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1995 Toyota Pickup Test Drive Review

The last year of the Toyota Pickup caps a great run.

7.2 /10
Overall Score

The 1995 Toyota Pickup represents the end of a very successful generation of compact pickup trucks. With a choice of 4x2 rear-wheel drive (RWD) or 4x4 four-wheel drive (4WD), regular cab or Xtracab (extended cab), and four-cylinder or V6 power, the versatile Pickup has carved a niche that the new Toyota Tacoma will have to work hard to fill.

Look and Feel

8/ 10

Before the 1964 Toyota Stout pickup was introduced to the United States, the idea of a compact pickup truck from Japan succeeding here was almost unthinkable. Three decades later, and the Toyota Pickup has been through six generations of production, the most recent beginning in 1989. The 1995 Pickup will be the last of its generation, as the replacement truck, named “Tacoma,” arrives at dealerships as a 1995 model alongside the Pickup. Both the Pickup and Tacoma are assembled in California—the compact truck capital.

The Pickup has nice, clean lines and great proportions (shared with the 4Runner SUV). It makes no attempt to look tougher (or cuter) than it is, and can be quite a chameleon with small, subtle changes and enhancements. It is all business in regular cab/standard bed RWD and Xtracab/standard bed RWD configurations. The 4WD Pickup gets modest fender flairs front and rear, along with impressive ground clearance (9.1 inches to 10.8 inches, depending on configuration and wheel/tire choice).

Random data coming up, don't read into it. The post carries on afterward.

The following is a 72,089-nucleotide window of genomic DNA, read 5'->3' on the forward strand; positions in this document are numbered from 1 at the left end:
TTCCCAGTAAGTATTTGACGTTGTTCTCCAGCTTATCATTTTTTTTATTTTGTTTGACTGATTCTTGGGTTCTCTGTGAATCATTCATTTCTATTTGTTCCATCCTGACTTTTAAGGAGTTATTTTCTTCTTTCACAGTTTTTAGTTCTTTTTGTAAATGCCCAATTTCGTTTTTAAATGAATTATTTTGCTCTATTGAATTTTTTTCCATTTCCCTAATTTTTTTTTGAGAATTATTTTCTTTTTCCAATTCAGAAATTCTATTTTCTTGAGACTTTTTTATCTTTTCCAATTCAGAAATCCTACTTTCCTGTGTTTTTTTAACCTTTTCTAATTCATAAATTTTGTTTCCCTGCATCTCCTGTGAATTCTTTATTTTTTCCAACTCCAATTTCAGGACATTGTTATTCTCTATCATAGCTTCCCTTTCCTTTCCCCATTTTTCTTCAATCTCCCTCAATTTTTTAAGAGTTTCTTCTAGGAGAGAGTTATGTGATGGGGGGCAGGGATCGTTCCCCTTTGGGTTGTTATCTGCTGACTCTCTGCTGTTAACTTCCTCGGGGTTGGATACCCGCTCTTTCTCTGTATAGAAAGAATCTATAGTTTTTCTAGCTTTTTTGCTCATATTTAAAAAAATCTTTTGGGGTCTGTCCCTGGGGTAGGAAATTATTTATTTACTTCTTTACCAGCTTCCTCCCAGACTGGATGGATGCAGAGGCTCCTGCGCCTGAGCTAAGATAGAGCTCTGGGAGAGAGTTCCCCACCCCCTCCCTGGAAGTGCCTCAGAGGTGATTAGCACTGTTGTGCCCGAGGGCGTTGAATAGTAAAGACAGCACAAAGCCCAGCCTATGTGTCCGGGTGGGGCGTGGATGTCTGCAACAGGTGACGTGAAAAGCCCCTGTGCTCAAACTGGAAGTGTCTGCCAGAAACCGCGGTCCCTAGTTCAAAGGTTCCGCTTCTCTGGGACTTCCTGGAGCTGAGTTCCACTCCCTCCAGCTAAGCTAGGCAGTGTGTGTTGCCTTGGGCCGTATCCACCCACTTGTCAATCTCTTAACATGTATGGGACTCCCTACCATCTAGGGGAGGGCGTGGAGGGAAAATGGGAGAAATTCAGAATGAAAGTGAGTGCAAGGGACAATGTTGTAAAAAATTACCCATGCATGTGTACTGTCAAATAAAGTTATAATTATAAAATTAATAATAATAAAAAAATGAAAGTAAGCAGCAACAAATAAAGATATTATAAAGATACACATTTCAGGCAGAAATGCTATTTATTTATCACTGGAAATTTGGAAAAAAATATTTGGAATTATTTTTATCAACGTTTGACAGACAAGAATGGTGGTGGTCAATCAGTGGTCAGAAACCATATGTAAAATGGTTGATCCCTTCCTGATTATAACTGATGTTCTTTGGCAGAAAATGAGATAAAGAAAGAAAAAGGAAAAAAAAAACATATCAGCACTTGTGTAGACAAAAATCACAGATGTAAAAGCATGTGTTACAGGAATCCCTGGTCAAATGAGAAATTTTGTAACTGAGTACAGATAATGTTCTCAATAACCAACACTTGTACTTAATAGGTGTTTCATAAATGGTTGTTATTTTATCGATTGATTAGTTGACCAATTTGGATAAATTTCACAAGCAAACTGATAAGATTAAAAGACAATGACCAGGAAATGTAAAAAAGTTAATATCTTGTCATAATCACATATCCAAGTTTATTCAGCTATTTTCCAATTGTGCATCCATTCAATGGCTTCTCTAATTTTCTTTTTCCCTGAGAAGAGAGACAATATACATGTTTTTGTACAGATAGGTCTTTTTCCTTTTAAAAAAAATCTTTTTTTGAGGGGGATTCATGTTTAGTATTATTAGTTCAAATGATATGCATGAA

Inside, the Pickup has a functional, almost elemental dashboard with a driver-oriented, cockpit-style layout. Toyota describes it as “classical,” and they’re right. DX models get a bench seat, while SR5 models come with a pair of buckets, upgradable to a seven-way adjustable driver’s seat. Vinyl is standard, with cloth seats on upper trim levels. Xtracab models are available with a pair of jump seats with a fold-down back.


7/ 10

The Pickup comes with a choice of two gasoline engines: A 2.4-liter single overhead cam (SOHC) four-cylinder engine tuned to produce 116 horsepower and 140 pound-feet of torque, or a 3.0-liter V6 double overhead cam (DOHC) rated at 150 hp and 180 lb-ft of torque.

A five-speed manual transmission is standard, while a four-speed automatic transmission is optional on all but the base Standard RWD model. RWD is standard, while 4WD with manual locking front hubs is optional on most trim levels, and standard on the top-of-the-line Xtracab SR5, adding some off-road capability. Power steering is available on all trim levels.